Nietzche once wrote that certain kinds of metaphors are worn out, like “coins which lose their embossing and are now considered as metal and no longer as coins.”
Clichés work in the same way. They are colorless maxims that cause the reader to turn off their mind as soon as they see them. Phrases like “read between the lines,” “they lived happily ever after,” and “white people can’t jump.” They’re banal and every writer knows to avoid them. But cliché ideas are rarely discussed, even though they’re a worse offense.
Cliché ideas are doomed from the start. They are trite because they align with conventional wisdom and the reader’s worldview, either because the topic is too broad or common knowledge.
If you want to avoid clichés, don’t write from a 10,000-foot view. It’s like Google Maps, which isn’t relevant for daily life until you zoom in enough to see the roads and highways you need to reach your destination. Remember that metaphor whenever you brainstorm. Avoid high-level topics like “How the Internet is Transforming Society.” They’re fun to ponder but rarely detailed enough to be insightful. Look for second and third-order effects instead. In my own writing, the exercise has led me to “Audience-First Products,” “Naked Brands,” and “People-Driven Learning.” The more you investigate the details, the easier it will be to avoid clichés.
Clichéd ideas are so obvious that you can’t possibly make the opposite argument. As cheap, copycat tricks, they put people to sleep faster than golf on television. Everybody knows that Amazon has been a good investment for the past five years and that the Internet plays a major factor in the rise of eCommerce. No shit, Sherlock.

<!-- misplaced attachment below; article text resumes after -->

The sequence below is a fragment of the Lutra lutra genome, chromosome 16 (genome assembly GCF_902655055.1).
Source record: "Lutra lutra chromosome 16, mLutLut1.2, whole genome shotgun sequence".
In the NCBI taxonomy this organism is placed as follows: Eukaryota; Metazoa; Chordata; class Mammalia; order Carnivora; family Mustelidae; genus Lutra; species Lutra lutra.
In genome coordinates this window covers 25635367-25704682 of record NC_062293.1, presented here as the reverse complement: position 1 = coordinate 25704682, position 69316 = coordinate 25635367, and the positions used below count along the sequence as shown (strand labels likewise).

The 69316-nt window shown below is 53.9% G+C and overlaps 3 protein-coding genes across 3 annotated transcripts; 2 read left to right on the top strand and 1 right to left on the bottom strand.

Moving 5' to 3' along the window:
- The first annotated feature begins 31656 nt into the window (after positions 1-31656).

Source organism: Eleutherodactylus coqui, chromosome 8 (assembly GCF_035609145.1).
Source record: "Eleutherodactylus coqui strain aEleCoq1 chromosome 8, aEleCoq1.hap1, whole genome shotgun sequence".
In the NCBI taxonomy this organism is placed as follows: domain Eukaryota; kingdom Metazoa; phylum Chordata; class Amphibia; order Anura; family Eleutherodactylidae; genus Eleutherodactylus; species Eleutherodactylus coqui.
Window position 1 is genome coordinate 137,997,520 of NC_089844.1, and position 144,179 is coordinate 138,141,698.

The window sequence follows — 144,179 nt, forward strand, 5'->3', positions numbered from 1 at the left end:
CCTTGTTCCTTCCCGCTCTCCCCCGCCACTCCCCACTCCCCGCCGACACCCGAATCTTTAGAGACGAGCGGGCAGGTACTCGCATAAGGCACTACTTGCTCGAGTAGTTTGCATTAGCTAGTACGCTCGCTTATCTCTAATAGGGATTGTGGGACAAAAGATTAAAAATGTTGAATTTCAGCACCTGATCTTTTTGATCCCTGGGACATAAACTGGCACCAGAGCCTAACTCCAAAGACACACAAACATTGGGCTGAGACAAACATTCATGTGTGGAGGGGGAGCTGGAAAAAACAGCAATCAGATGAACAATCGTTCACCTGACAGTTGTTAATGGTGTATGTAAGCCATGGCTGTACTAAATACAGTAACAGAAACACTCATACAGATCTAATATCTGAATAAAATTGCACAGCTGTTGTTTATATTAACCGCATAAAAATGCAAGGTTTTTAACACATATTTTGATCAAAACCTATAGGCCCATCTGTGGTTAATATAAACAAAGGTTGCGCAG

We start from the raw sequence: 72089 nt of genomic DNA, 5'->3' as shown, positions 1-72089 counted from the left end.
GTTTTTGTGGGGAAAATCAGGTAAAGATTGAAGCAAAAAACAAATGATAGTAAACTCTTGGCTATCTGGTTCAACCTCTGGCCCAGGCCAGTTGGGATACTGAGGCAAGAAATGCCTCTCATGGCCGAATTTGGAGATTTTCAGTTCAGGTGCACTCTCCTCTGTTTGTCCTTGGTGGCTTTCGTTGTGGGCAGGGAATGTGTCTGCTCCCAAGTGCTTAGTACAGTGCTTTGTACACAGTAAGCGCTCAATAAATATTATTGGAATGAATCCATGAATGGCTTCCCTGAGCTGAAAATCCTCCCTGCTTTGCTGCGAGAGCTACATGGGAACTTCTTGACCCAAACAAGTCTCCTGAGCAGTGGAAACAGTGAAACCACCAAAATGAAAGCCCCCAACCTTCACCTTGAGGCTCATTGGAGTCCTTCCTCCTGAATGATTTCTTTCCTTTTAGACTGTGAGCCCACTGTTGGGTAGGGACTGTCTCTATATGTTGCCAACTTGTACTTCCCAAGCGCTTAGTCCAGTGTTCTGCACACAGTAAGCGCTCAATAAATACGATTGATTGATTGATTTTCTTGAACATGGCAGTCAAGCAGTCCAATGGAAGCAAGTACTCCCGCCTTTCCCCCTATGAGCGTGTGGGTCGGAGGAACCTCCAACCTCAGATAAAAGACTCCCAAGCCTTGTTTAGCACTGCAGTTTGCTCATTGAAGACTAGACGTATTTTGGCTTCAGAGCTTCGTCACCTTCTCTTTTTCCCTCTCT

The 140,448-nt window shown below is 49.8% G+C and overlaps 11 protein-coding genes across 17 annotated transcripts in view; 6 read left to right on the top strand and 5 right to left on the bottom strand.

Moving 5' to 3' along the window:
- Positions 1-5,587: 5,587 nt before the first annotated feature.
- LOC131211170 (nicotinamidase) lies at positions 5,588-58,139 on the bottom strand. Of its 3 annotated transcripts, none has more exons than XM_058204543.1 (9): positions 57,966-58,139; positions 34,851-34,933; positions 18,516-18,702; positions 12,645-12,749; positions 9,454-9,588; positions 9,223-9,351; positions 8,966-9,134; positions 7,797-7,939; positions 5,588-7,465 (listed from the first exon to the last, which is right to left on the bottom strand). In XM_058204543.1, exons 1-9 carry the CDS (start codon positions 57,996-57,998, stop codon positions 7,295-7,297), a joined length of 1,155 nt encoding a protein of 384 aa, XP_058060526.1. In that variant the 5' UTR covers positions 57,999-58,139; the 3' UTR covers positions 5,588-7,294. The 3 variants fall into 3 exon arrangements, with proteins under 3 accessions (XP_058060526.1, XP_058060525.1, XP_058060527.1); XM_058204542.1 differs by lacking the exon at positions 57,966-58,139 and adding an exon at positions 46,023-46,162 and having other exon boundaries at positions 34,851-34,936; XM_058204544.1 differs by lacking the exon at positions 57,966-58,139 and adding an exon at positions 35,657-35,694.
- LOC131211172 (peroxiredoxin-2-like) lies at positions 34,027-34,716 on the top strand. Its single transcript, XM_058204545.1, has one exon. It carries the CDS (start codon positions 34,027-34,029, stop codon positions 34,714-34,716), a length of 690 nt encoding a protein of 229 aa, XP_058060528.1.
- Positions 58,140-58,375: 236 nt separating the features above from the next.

Avoid cliché ideas by writing about a familiar subject from a new angle. That’s what Tim Urban did so well in a post called Why Procrastinators Procrastinate, where he avoids standard methods of explaining procrastination by creating characters like the Instant Gratification Monkey and the Panic Monster. The ideas aren’t really new, but his humor makes the ideas come alive. You can also inject your ideas with life through personal stories. If it’s captivating enough, you can get away with a clichéd narrative arc. That’s why we watch romantic comedies even though we know the couple will eventually live happily ever after, and it’s also why 24 was my favorite TV show even though I knew Jack Bauer would save the world.
Or, you can eliminate clichés by escaping the spotlight. Rather than writing about how Starbucks is a dominant coffee chain, focus on under-explored topics like how customers provide them with free debt or why they incentivize customers to purchase simpler drinks in the morning and complicated ones in the afternoon.
Clichés are ideas without surprise, where readers can predict what the author’s going to say just by looking at the title. But insightful ideas are always jarring. By comforting the confused and confusing the comforted, they shock the reader out of an intellectual slumber. So next time you sit down at your computer, avoid clichéd ideas by zooming into a topic or adding a twist to a familiar subject.
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